The Servants ' Room At Calke Abbey Terminally crumbly, plasterwork threatens to collapse In final abandon above the hollow fireplace. Try putting your hands into the fireplace-gap ! It shares a chilly ambience, colder even Than the roomspace - itself a cheerless thing. Massive, a table with benches rests heavily Remaining, abandoned, after relays of servants. Silence ! their hierarchy forbade frivolity. See ! Not one love initial has been found carved in that benchwood. Servants ? what remains of their long gone hungry meals ? I think of turnip; radish - those cheapest gut- filler foods â€“ Mattock-dug from uneven farmland surrounding the Abbey. Youngest brats would have got short commons - I don't doubt. Here lies a smashed Hunter's Sherry bottle from Spain. What Christmas feast ? reserved for self - styled elite - below stairs. Four cheap plates rest carelessly left beside, dust-grimed. Fused electric light-switch, ancient, lies burnt-out. Snaky firehoses rot in coils unknown to Health and Safety. Rusty fireguards would crumble at a touch. Last of all, the white faces Of modern children, like ghosts on cue, now shriek by the window.
Mike Green Â
Window Sky Washed out Walls jet black A chimney grows Clay pink within this frame, looks too like life I Turn back As she might Artificial Glare replaces light, life lies suspended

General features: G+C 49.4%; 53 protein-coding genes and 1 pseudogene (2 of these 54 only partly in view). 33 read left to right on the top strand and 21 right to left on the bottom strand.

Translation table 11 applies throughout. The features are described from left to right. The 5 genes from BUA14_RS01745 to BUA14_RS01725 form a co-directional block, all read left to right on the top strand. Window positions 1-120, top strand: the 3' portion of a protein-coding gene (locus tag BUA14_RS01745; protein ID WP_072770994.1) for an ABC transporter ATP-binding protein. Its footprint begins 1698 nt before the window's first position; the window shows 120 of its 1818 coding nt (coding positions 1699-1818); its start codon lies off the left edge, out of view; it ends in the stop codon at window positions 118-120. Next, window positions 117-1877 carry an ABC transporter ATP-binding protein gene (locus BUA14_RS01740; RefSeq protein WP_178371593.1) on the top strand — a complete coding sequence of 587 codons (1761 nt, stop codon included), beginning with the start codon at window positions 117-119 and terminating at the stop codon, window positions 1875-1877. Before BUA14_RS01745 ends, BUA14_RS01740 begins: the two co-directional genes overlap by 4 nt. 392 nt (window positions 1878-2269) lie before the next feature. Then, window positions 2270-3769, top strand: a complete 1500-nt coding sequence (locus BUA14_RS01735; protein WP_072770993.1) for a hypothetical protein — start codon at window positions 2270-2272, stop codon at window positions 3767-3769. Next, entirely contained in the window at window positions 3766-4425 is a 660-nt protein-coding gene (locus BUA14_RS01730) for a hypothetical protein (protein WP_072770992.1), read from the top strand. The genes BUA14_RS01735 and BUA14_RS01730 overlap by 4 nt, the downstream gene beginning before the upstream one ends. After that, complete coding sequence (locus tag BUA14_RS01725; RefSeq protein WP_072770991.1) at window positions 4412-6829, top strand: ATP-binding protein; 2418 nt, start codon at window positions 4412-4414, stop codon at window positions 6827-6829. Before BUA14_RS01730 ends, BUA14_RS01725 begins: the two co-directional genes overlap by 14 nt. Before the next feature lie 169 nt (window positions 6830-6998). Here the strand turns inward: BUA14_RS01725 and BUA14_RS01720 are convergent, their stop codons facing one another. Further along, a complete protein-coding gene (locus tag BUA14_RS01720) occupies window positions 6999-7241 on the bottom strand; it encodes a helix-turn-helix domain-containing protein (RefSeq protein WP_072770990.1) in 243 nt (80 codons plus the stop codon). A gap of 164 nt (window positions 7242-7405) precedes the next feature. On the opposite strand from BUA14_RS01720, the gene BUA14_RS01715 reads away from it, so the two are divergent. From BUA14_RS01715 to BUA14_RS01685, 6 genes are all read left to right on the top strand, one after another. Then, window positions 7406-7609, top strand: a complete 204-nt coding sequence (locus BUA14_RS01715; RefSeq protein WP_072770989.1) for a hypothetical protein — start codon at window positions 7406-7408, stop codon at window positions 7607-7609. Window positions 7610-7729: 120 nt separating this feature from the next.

Adonis blue walls of peeling paint Jennie Lloyd
Calke Not crumbling. That is an admitted illusion. Nor held in stasis, only a clever installation. Still it speaks, past subterfuge, to unchanging ears. Saloon. Room of collections collections defined by incompleteness complexity and death. Room of thievery thievery of games from an empire of stolen lands skulls and shells scattered like sands of death. Laundry Room of machinery machinery defined by danger brutish design and a chance of death. Room of sweat sweat the catalyst in a reaction equation removing smells of work sex and death. Kitchen Room of names names of designers with no fear of alliteration: Pembroke Press Kent Knife sharpener Hook Homeware Husqueverna Mincer Â
Russel Range Beeston Boiler To aid living and life Room of measuring measuring gills and named spoonfuls, temperature, timing and life. Servant's Hall Room of needs needs which feed paid slavery and stratification, even amongst staff who sit at days' ends and talk life. Room of connections connections with a world beyond and a world within, reached by hidden corridors where people become human and humans have lives.
Gary Carr Â
An anthology of poetry inspired by Calke Abbey.